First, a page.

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Additional resources: Masterpiece Cakeshop v. Colorado Civil Rights Commission

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Wednesday, November 22, 2017

Previous news releases:

  • 2017-11-09: Debate: ‘Masterpiece Cakeshop at US Supreme Court’ at Newseum on Nov. 13
  • 2017-11-01: Debate: ‘Masterpiece Cakeshop at US Supreme Court’ at Newseum on Nov. 13
  • 2017-10-20: African-American leaders supporting cake artist at US Supreme Court set record straight on civil rights
  • 2017-10-18: Colorado cake artist Jack Phillips receives ‘Courage in the Face of Power’ Award
  • 2017-09-08: US, 20 states, 479 creative professionals join others to support artistic, religious freedom at Supreme Court
  • 2017-09-06: Cake, floral artists to join members of Congress at news conference Thursday
  • 2017-08-31: Cake artist to Supreme Court: Affirm artistic freedom, free speech
  • 2017-06-26: US Supreme Court agrees to weigh in on Colorado cake artist’s freedom
  • 2016-07-22: Colorado cake artist asks US Supreme Court to protect his freedom of expression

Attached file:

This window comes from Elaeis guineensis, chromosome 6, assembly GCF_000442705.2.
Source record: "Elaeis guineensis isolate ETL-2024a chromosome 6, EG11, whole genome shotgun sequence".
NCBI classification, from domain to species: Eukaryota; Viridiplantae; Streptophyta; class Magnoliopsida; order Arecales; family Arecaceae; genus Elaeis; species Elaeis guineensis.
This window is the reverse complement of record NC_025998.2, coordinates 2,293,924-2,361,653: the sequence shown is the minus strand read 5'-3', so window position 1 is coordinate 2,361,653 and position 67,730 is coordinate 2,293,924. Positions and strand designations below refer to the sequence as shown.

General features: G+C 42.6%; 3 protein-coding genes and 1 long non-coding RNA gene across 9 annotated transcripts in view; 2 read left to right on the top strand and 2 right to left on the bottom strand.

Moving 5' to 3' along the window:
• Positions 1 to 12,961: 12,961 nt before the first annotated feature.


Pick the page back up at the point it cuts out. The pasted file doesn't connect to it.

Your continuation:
• 2016-04-25: Colo. cake artist weighing all options after state high court declines to take case
  • 2015-10-23: Cake artist asks Colo. Supreme Court to affirm his freedom of expression
  • 2015-08-13: Colo. court lets government punishment of cake artist stand, rejects his First Amendment freedoms
  • 2015-04-06: Colo. Civil Rights Commission issues inconsistent cake artist decisions
  • 2015-04-01: Colo. cake artist exemplifies need for state laws protecting religious freedom
  • 2015-01-23: ADF: Don’t force cake artist who supports same-sex marriage to speak against her beliefs
  • 2015-01-12: Revealed: Colo. commissioner compared cake artist to Nazi
  • 2014-07-17: Colo. cake artist appeals govt ‘re-education’ order
  • 2014-05-30: Colo. cake artist considering appeal of Civil Rights Commission decision
  • 2014-05-30: Artistic expression at stake in Colo. cake artist case
  • 2014-01-06: Cake artists are citizens, not government servants
  • 2013-12-06: Colo. court denies baker’s freedom in same-sex ceremony suit